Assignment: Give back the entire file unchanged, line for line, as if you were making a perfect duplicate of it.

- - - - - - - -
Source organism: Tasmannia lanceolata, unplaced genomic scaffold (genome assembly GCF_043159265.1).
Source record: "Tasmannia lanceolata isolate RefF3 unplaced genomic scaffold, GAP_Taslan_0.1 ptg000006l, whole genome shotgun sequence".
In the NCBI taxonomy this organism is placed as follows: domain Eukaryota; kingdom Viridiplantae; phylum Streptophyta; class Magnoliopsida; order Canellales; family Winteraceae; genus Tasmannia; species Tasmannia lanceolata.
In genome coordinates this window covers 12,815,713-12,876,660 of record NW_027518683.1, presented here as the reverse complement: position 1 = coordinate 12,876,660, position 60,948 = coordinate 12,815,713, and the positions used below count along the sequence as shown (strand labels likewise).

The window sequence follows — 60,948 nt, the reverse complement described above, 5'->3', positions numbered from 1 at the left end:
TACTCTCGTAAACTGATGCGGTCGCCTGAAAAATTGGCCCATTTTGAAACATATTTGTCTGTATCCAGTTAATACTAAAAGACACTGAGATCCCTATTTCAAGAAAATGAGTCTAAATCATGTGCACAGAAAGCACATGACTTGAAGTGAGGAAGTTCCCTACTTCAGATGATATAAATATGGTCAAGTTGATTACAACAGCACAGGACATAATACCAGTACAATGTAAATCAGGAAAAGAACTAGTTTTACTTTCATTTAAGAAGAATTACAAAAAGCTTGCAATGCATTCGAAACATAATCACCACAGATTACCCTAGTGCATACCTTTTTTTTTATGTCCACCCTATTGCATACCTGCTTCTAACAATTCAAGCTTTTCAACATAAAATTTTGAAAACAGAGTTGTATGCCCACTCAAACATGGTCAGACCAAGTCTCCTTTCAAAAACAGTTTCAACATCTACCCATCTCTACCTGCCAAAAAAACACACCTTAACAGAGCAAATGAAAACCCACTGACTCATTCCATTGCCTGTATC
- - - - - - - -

Source organism: Tasmannia lanceolata, unplaced genomic scaffold (genome assembly GCF_043159265.1).
Source record: "Tasmannia lanceolata isolate RefF3 unplaced genomic scaffold, GAP_Taslan_0.1 ptg000006l, whole genome shotgun sequence".
In the NCBI taxonomy this organism is placed as follows: domain Eukaryota; kingdom Viridiplantae; phylum Streptophyta; class Magnoliopsida; order Canellales; family Winteraceae; genus Tasmannia; species Tasmannia lanceolata.
In genome coordinates this window covers 12,815,713-12,876,660 of record NW_027518683.1, presented here as the reverse complement: position 1 = coordinate 12,876,660, position 60,948 = coordinate 12,815,713, and the positions used below count along the sequence as shown (strand labels likewise).

The window sequence follows — 60,948 nt, the reverse complement described above, 5'->3', positions numbered from 1 at the left end:
TACTCTCGTAAACTGATGCGGTCGCCTGAAAAATTGGCCCATTTTGAAACATATTTGTCTGTATCCAGTTAATACTAAAAGACACTGAGATCCCTATTTCAAGAAAATGAGTCTAAATCATGTGCACAGAAAGCACATGACTTGAAGTGAGGAAGTTCCCTACTTCAGATGATATAAATATGGTCAAGTTGATTACAACAGCACAGGACATAATACCAGTACAATGTAAATCAGGAAAAGAACTAGTTTTACTTTCATTTAAGAAGAATTACAAAAAGCTTGCAATGCATTCGAAACATAATCACCACAGATTACCCTAGTGCATACCTTTTTTTTTATGTCCACCCTATTGCATACCTGCTTCTAACAATTCAAGCTTTTCAACATAAAATTTTGAAAACAGAGTTGTATGCCCACTCAAACATGGTCAGACCAAGTCTCCTTTCAAAAACAGTTTCAACATCTACCCATCTCTACCTGCCAAAAAAACACACCTTAACAGAGCAAATGAAAACCCACTGACTCATTCCATTGCCTGTATC